'Super Lawyer' Gives Back

Chuck Louderback, history, '76

Chuck Louderback

As a UC Davis student, Chuck Louderback never doubted his choice to pursue a liberal arts degree—even in the face of that frequently asked question: “What are you going to do with a history major?”

His answer, over the long run, was—and still is—plenty!

After earning his bachelor’s degree in 1976, Louderback went to law school and launched a successful career in the San Francisco Bay Area as an employment and commercial litigation attorney—winning multimillion-dollar trial verdicts for his clients and being named to Super Lawyers’ ranks every year since the organization was created in 2002.

Now, as a member of the Deans’ Advisory Council (DAC), he is helping to ensure that UC Davis students can pursue their academic passions and enjoy equally accomplished careers.

At the fall DAC meeting, after hearing a presentation about a new data studies program by faculty leaders and a current student, Louderback pledged $25,000 in matching funds to support this new Data Studies Program aimed at improving graduating students’ job prospects.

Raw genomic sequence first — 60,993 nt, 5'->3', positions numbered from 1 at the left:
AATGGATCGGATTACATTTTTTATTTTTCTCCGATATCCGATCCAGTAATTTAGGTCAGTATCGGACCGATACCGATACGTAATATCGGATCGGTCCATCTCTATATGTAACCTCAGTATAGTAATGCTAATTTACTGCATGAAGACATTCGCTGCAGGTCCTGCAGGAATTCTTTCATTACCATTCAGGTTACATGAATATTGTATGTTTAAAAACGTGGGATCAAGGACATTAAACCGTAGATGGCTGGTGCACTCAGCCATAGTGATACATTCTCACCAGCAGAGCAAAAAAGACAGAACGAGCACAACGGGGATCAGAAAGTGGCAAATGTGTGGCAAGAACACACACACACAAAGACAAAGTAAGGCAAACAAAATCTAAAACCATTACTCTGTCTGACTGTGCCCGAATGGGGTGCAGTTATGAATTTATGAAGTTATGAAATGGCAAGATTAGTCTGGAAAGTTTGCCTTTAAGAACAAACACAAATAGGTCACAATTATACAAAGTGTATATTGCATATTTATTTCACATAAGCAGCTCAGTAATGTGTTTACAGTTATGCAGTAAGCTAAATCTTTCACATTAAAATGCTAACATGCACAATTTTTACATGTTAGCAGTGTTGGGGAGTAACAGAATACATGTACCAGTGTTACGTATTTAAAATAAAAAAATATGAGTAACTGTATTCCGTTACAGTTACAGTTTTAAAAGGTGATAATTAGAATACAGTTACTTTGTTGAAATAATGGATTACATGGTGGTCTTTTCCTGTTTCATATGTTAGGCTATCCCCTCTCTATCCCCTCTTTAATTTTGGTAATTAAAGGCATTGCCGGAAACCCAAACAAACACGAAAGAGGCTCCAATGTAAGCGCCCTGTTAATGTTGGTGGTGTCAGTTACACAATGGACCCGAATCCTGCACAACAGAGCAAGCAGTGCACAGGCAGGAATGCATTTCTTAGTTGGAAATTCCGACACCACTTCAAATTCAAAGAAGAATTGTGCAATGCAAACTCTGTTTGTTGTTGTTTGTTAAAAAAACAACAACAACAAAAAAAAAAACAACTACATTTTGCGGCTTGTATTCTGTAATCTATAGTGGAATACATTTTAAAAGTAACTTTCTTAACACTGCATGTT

Others responded to the challenge with additional gifts, including Kevin Bacon and his wife, Kim; Rod Davis; Joan De Paoli; Tim McCarthy and his wife, Kirsten; Nancy Roe and her husband, Bill; Joan Sallee and her husband, Tom; and Patrick Sherwood and his wife, Stacey.

The Data Studies Program, which started with three courses last summer, grew out of conversations held by a UC Davis team—including McCarthy, a former president of Charles Schwab and Nikko Asset Management—with Silicon Valley executives. Repeatedly, company leaders said their biggest need is for data analysts.

With gifts from Louderback and other DAC members, faculty launched a new course, “Introductory Data Exploration with R,” this spring. More than 100 students signed up to learn the programming language used by leading technology companies.

“I enjoyed going to UC Davis very much,” said Louderback, who played Aggie baseball and intramural football and softball and studied European history. “It makes me want to give back to such an institution that fundamentally changed my life.”

Louderback said volunteering with the DAC gives him a view of the vibrant life of the campus. “It’s fascinating to see what’s happened at the university. It really enhances the joy in my life to see both the teachers and the students who are helping to change the world for the better. To be around that kind of energy, it’s very infectious—in a positive way.”

— Kathleen Holder